Ever seen a sidewalk marked with colored bumps that seemingly stretch the length of the walkway? Those tactile surfaces are there to help persons with disabilities (PWDs), such as blind pedestrians, navigate the city.
There were a number of these installed around Baguio City, but there have been some issues surrounding the tactile pavements. Some reckon they are potentially doing more harm than good. Reports came out that a number of people have slipped on these yellow strips.
The City of Baguio has since begun to address this concern, and the Public Information Office has shared the official statement from the LGU and its mayor, Benjamin Magalong.
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Magalong said that the materials used were “certified to be of international standards,” but authorities are now devising ways to make them less slippery. The LGU sees no need to remove these, but it will review the placements of said markings on narrow and slanted sidewalks.
The city will also push for an information drive on the proper use of these tactile surfaces by installing visible warning signs discouraging people from stepping on them, especially during rainy weather.
“After one and a half years, no incident of a PWD having accidents on tactile pavement has so far been reported. It is very beneficial and PWD-friendly,” said Persons with Disability Affairs Office (PDAO) head Samuel Aquino. “Anyone saying that this should be forgone because the visually impaired are just a minority should take heart. Notwithstanding their small number, they are part of the community and their general welfare must always be taken into account as with the rest of the population. After all, any innovation should be inclusive and for the general welfare and interest of the entire community.”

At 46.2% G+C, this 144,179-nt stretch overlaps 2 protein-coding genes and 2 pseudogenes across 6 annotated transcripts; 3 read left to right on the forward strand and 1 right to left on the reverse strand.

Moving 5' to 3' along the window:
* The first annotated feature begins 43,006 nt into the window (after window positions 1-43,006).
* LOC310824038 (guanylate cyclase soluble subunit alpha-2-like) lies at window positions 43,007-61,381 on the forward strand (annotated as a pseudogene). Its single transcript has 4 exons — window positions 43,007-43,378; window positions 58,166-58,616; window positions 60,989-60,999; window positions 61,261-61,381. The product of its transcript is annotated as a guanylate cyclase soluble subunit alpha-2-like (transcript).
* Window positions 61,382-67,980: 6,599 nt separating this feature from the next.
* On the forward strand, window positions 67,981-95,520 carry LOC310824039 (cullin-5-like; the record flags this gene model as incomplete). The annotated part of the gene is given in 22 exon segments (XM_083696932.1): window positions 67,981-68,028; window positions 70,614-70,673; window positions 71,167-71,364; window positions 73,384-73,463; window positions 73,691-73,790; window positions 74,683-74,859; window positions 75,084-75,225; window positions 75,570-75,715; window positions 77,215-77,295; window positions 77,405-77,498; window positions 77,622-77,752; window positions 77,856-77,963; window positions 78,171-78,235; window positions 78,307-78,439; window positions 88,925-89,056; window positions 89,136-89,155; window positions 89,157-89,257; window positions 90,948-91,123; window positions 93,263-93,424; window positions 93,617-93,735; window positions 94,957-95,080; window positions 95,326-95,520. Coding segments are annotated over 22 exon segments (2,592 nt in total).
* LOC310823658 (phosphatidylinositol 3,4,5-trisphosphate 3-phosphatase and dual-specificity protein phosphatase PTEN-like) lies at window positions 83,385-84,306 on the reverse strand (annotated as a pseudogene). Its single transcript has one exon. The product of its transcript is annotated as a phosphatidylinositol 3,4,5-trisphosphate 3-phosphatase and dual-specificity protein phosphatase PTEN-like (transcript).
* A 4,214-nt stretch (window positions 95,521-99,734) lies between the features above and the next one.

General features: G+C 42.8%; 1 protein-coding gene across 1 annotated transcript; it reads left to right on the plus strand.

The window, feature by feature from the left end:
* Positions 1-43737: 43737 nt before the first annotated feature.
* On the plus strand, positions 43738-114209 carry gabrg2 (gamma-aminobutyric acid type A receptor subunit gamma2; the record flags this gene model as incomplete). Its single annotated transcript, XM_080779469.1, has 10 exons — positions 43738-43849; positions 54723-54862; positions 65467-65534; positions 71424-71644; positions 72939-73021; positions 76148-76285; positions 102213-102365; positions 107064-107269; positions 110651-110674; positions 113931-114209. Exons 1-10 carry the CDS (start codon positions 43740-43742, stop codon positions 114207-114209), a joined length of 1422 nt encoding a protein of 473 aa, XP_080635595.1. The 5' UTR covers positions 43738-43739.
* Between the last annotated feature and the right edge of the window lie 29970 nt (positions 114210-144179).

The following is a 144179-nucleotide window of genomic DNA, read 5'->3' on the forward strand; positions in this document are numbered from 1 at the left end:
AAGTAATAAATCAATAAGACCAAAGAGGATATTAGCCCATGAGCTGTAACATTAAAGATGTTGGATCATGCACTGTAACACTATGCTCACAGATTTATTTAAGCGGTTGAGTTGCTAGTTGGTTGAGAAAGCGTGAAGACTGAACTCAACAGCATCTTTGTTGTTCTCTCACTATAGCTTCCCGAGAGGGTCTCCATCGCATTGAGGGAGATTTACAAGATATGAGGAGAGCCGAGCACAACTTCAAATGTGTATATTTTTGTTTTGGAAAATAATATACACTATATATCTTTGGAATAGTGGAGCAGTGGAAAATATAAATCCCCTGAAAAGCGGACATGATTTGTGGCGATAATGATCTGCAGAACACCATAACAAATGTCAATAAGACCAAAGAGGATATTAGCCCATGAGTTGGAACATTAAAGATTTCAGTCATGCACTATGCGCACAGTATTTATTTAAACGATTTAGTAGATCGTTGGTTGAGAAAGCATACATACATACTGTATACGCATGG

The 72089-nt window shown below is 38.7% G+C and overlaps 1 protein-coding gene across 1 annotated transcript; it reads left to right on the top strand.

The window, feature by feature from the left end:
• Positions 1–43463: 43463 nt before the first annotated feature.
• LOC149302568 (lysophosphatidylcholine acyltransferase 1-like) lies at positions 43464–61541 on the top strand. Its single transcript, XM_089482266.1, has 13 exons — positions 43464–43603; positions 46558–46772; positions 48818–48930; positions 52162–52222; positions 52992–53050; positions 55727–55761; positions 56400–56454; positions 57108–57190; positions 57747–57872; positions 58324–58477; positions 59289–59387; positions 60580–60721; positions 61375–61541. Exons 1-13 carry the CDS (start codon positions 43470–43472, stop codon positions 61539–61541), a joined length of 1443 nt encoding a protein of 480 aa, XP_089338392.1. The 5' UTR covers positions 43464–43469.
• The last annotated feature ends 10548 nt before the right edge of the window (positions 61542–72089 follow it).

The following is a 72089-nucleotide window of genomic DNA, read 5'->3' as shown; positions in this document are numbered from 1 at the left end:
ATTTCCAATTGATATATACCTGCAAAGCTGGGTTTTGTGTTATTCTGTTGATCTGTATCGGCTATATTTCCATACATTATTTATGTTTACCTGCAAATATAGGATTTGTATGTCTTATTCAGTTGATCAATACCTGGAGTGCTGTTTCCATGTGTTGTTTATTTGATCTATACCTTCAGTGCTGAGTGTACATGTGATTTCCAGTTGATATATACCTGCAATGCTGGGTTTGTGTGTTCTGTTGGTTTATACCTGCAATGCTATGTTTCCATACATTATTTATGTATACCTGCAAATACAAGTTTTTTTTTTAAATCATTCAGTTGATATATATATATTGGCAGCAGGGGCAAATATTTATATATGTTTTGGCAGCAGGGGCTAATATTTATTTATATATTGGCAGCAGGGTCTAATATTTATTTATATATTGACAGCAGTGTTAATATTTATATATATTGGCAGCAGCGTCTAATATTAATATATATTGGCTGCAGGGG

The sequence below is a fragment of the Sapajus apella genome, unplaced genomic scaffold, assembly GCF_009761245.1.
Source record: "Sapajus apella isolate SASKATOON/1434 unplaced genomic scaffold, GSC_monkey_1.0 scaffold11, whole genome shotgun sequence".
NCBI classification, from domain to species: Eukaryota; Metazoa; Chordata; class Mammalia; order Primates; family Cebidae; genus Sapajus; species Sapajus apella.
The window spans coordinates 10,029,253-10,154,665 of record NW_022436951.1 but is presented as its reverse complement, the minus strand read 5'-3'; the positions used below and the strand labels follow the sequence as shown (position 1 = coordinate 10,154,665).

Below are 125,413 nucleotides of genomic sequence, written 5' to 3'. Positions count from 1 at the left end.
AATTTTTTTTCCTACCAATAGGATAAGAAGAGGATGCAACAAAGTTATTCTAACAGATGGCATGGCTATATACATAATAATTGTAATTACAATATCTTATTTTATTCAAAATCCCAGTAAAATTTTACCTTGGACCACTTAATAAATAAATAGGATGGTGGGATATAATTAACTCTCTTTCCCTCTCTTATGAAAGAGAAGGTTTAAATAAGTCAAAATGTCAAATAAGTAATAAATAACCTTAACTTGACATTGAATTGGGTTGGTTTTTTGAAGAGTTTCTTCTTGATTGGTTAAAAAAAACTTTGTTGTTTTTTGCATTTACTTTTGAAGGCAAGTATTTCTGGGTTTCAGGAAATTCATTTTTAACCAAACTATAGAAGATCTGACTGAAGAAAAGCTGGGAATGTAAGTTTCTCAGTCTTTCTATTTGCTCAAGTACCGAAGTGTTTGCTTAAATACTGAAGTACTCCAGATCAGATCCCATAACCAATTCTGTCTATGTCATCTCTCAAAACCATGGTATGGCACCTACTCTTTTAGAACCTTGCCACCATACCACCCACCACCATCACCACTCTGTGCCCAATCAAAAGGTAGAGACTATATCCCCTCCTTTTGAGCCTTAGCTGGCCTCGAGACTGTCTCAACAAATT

Baguio Federation of Organizations of Visually-Impaired Persons (BFOVIP) vice president Ever Basatan, meanwhile, affirmed the benefit of the tactile markings around the city that have since become part of the PWDs’ daily lives.
“We now call them ‘sure line’ and have come to depend on them for our mobility,” said Basatan.“Ako nga nakukulangan na, mabagal ang paglagay nila sa mga main roads at hindi ako makapaghintay dahil maganda para sa amin. Kapag may tactile, meron na kaming sinusundan, hindi na mahuhulog sa sidewalk, no swerving to the right or to the left, hindi na mauumpog sa poste at hindi na makakabunggo ng kapwa pedestrian.
“To the best of my knowledge, wala pa naman nadulas mula sa sector namin kasi pag naglalakad we make sure that we do it safely and with care. We are aware of the need to be careful around it lalo na kapag umuulan, madulas talaga kaya alalay lang,” Basatan added. “We trust that people with complete senses—I say with complete senses not able persons because we are also able, only differently abled because we do not have complete senses—can better take care of themselves, especially that they can see better than us. If they can see these yellow lanes, they should know that they are slippery and all they have to do is avoid them. Avoid rushing because it is really dangerous to those who are in a rush. Also, extra care is needed by the pregnant and elderly.”
While it may be true that the positioning of these markings in Baguio should be reviewed, perhaps we can all agree that these need to be integrated into public infrastructure, especially in Metro Manila, to promote mobility that’s inclusive for all types of pedestrians.